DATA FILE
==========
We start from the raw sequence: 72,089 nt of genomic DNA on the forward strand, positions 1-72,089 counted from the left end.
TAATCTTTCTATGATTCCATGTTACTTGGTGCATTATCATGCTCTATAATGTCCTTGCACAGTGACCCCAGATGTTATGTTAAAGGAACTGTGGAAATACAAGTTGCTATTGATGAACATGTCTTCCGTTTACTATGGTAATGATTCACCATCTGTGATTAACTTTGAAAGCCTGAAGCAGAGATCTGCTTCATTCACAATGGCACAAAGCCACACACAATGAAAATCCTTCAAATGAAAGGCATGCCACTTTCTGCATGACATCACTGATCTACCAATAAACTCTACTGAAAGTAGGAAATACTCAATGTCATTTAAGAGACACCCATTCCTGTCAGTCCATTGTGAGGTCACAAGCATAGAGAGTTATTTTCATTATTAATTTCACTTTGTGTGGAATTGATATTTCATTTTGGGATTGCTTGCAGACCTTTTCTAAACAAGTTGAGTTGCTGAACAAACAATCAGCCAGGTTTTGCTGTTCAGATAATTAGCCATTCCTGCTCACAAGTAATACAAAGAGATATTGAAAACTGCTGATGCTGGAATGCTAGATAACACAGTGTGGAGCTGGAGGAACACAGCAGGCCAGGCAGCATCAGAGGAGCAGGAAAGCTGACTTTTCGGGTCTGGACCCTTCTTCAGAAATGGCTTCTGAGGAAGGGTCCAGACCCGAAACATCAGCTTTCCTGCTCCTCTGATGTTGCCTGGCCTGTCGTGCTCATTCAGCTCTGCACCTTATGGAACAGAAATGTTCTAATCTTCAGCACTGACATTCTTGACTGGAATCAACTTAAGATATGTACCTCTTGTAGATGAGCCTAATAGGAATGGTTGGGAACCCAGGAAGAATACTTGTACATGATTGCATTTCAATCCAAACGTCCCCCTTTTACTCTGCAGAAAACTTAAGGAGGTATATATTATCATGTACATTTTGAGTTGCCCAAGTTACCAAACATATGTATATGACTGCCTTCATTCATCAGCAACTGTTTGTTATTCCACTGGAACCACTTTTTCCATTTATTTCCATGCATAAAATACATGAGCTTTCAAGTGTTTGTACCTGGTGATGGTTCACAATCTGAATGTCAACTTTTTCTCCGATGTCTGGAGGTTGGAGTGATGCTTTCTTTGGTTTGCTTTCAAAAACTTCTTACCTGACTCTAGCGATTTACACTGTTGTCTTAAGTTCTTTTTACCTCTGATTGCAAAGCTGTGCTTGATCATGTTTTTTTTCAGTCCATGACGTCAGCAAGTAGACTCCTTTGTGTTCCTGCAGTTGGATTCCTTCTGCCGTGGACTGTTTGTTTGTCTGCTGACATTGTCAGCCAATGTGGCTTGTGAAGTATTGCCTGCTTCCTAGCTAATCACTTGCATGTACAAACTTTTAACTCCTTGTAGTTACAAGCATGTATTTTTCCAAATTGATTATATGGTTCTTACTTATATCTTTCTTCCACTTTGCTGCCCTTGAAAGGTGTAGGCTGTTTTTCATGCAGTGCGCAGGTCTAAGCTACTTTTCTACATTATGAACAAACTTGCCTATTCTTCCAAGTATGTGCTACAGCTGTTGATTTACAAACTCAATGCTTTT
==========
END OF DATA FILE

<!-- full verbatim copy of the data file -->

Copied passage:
We start from the raw sequence: 72,089 nt of genomic DNA on the forward strand, positions 1-72,089 counted from the left end.
TAATCTTTCTATGATTCCATGTTACTTGGTGCATTATCATGCTCTATAATGTCCTTGCACAGTGACCCCAGATGTTATGTTAAAGGAACTGTGGAAATACAAGTTGCTATTGATGAACATGTCTTCCGTTTACTATGGTAATGATTCACCATCTGTGATTAACTTTGAAAGCCTGAAGCAGAGATCTGCTTCATTCACAATGGCACAAAGCCACACACAATGAAAATCCTTCAAATGAAAGGCATGCCACTTTCTGCATGACATCACTGATCTACCAATAAACTCTACTGAAAGTAGGAAATACTCAATGTCATTTAAGAGACACCCATTCCTGTCAGTCCATTGTGAGGTCACAAGCATAGAGAGTTATTTTCATTATTAATTTCACTTTGTGTGGAATTGATATTTCATTTTGGGATTGCTTGCAGACCTTTTCTAAACAAGTTGAGTTGCTGAACAAACAATCAGCCAGGTTTTGCTGTTCAGATAATTAGCCATTCCTGCTCACAAGTAATACAAAGAGATATTGAAAACTGCTGATGCTGGAATGCTAGATAACACAGTGTGGAGCTGGAGGAACACAGCAGGCCAGGCAGCATCAGAGGAGCAGGAAAGCTGACTTTTCGGGTCTGGACCCTTCTTCAGAAATGGCTTCTGAGGAAGGGTCCAGACCCGAAACATCAGCTTTCCTGCTCCTCTGATGTTGCCTGGCCTGTCGTGCTCATTCAGCTCTGCACCTTATGGAACAGAAATGTTCTAATCTTCAGCACTGACATTCTTGACTGGAATCAACTTAAGATATGTACCTCTTGTAGATGAGCCTAATAGGAATGGTTGGGAACCCAGGAAGAATACTTGTACATGATTGCATTTCAATCCAAACGTCCCCCTTTTACTCTGCAGAAAACTTAAGGAGGTATATATTATCATGTACATTTTGAGTTGCCCAAGTTACCAAACATATGTATATGACTGCCTTCATTCATCAGCAACTGTTTGTTATTCCACTGGAACCACTTTTTCCATTTATTTCCATGCATAAAATACATGAGCTTTCAAGTGTTTGTACCTGGTGATGGTTCACAATCTGAATGTCAACTTTTTCTCCGATGTCTGGAGGTTGGAGTGATGCTTTCTTTGGTTTGCTTTCAAAAACTTCTTACCTGACTCTAGCGATTTACACTGTTGTCTTAAGTTCTTTTTACCTCTGATTGCAAAGCTGTGCTTGATCATGTTTTTTTTCAGTCCATGACGTCAGCAAGTAGACTCCTTTGTGTTCCTGCAGTTGGATTCCTTCTGCCGTGGACTGTTTGTTTGTCTGCTGACATTGTCAGCCAATGTGGCTTGTGAAGTATTGCCTGCTTCCTAGCTAATCACTTGCATGTACAAACTTTTAACTCCTTGTAGTTACAAGCATGTATTTTTCCAAATTGATTATATGGTTCTTACTTATATCTTTCTTCCACTTTGCTGCCCTTGAAAGGTGTAGGCTGTTTTTCATGCAGTGCGCAGGTCTAAGCTACTTTTCTACATTATGAACAAACTTGCCTATTCTTCCAAGTATGTGCTACAGCTGTTGATTTACAAACTCAATGCTTTT